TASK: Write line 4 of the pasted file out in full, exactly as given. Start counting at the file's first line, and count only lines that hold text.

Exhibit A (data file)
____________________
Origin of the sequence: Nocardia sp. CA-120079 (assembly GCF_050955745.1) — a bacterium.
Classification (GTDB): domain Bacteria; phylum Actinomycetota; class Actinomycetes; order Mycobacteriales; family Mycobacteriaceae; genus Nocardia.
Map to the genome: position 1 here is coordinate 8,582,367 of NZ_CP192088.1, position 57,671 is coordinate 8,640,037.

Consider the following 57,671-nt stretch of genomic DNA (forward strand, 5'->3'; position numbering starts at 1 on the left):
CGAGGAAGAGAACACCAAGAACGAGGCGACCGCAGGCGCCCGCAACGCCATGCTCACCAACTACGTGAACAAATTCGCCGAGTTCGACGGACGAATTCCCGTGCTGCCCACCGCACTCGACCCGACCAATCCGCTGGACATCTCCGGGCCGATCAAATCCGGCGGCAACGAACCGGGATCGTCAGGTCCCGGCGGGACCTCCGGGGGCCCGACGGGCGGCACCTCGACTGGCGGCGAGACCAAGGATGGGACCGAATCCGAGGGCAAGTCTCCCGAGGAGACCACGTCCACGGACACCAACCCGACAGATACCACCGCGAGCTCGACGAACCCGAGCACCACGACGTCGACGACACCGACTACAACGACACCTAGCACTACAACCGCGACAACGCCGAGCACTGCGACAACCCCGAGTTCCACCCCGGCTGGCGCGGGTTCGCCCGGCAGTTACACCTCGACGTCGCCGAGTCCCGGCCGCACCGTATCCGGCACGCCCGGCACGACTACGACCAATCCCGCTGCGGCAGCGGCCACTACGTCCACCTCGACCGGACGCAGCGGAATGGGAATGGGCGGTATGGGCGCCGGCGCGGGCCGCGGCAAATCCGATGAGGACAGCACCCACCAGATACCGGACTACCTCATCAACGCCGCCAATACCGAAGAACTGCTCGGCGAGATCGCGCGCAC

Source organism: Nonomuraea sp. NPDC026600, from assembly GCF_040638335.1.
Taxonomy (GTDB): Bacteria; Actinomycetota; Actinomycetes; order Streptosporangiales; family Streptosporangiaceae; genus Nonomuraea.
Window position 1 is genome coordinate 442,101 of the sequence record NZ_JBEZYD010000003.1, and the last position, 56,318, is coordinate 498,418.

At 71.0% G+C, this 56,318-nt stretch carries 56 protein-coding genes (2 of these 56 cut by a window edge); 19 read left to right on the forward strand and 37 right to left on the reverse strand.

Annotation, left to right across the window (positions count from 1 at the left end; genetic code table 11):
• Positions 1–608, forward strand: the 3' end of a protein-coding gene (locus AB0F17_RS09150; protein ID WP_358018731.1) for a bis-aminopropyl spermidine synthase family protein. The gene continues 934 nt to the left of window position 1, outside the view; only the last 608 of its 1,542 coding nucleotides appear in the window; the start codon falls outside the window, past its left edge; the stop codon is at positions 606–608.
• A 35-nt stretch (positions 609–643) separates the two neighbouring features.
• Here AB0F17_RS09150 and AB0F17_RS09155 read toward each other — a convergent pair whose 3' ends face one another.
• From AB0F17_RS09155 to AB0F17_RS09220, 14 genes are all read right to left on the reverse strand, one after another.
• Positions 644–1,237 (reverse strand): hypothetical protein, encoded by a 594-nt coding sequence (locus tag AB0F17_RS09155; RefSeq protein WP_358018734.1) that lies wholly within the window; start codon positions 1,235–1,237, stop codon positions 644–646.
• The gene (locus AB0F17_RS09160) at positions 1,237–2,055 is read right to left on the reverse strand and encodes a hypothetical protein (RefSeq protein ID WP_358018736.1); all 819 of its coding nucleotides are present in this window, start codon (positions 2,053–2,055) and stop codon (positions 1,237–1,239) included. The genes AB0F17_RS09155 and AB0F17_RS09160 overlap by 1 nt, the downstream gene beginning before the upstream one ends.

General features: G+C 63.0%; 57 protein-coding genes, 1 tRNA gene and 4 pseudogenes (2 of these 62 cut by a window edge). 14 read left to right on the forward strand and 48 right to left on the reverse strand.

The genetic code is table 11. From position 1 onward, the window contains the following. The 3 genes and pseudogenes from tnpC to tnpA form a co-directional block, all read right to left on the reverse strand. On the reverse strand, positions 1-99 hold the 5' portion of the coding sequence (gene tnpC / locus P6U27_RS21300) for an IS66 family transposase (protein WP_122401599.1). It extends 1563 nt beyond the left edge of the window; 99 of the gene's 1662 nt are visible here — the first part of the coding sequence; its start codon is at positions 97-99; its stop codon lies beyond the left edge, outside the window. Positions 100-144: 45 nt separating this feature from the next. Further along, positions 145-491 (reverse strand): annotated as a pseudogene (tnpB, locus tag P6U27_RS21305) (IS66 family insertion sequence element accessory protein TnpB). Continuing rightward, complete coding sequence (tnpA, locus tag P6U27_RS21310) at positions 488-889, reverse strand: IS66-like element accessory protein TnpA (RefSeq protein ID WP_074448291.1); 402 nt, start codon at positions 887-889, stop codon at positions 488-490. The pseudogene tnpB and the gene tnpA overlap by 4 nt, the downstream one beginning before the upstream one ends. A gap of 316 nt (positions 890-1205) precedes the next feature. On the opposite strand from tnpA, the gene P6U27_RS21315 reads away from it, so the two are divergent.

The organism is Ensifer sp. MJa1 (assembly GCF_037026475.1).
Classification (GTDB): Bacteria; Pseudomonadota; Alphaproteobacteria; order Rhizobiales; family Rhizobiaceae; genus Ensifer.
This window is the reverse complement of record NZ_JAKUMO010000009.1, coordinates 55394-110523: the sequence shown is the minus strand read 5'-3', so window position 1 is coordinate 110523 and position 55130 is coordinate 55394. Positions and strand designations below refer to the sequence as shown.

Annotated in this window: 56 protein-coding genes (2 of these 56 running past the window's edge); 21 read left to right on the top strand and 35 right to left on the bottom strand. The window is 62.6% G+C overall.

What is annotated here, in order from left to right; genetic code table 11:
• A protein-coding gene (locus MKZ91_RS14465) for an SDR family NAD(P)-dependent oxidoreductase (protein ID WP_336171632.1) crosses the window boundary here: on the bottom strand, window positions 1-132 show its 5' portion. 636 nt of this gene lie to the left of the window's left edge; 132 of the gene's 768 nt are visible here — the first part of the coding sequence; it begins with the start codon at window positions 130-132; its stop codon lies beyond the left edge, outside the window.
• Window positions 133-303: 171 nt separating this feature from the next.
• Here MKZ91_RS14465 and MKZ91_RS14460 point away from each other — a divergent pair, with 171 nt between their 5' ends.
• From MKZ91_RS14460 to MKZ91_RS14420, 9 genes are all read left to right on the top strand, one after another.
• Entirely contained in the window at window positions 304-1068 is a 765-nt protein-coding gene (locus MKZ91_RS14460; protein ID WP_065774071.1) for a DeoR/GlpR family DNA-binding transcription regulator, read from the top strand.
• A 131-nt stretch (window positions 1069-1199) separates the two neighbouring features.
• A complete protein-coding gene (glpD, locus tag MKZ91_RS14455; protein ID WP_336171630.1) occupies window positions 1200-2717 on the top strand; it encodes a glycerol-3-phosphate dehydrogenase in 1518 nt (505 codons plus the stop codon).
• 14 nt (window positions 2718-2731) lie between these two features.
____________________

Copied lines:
Consider the following 57,671-nt stretch of genomic DNA (forward strand, 5'->3'; position numbering starts at 1 on the left):